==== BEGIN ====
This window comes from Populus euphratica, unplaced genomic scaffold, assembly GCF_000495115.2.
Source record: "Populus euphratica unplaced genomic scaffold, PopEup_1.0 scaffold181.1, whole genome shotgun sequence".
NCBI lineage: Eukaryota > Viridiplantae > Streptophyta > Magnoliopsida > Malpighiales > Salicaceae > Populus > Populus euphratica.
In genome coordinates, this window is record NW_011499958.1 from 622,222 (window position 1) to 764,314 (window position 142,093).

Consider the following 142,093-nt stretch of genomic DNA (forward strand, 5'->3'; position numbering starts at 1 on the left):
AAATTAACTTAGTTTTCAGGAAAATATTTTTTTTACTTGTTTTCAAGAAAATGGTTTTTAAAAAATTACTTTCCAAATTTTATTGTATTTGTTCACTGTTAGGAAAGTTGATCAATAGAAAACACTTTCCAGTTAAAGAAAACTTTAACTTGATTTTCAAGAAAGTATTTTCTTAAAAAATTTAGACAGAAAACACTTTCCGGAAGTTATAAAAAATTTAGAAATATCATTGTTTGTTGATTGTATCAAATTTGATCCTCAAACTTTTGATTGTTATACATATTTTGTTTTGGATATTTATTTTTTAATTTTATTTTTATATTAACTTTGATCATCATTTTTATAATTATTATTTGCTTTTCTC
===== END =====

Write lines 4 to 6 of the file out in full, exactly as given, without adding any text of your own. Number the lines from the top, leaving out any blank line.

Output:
In genome coordinates, this window is record NW_011499958.1 from 622,222 (window position 1) to 764,314 (window position 142,093).

Consider the following 142,093-nt stretch of genomic DNA (forward strand, 5'->3'; position numbering starts at 1 on the left):
AAATTAACTTAGTTTTCAGGAAAATATTTTTTTTACTTGTTTTCAAGAAAATGGTTTTTAAAAAATTACTTTCCAAATTTTATTGTATTTGTTCACTGTTAGGAAAGTTGATCAATAGAAAACACTTTCCAGTTAAAGAAAACTTTAACTTGATTTTCAAGAAAGTATTTTCTTAAAAAATTTAGACAGAAAACACTTTCCGGAAGTTATAAAAAATTTAGAAATATCATTGTTTGTTGATTGTATCAAATTTGATCCTCAAACTTTTGATTGTTATACATATTTTGTTTTGGATATTTATTTTTTAATTTTATTTTTATATTAACTTTGATCATCATTTTTATAATTATTATTTGCTTTTCTC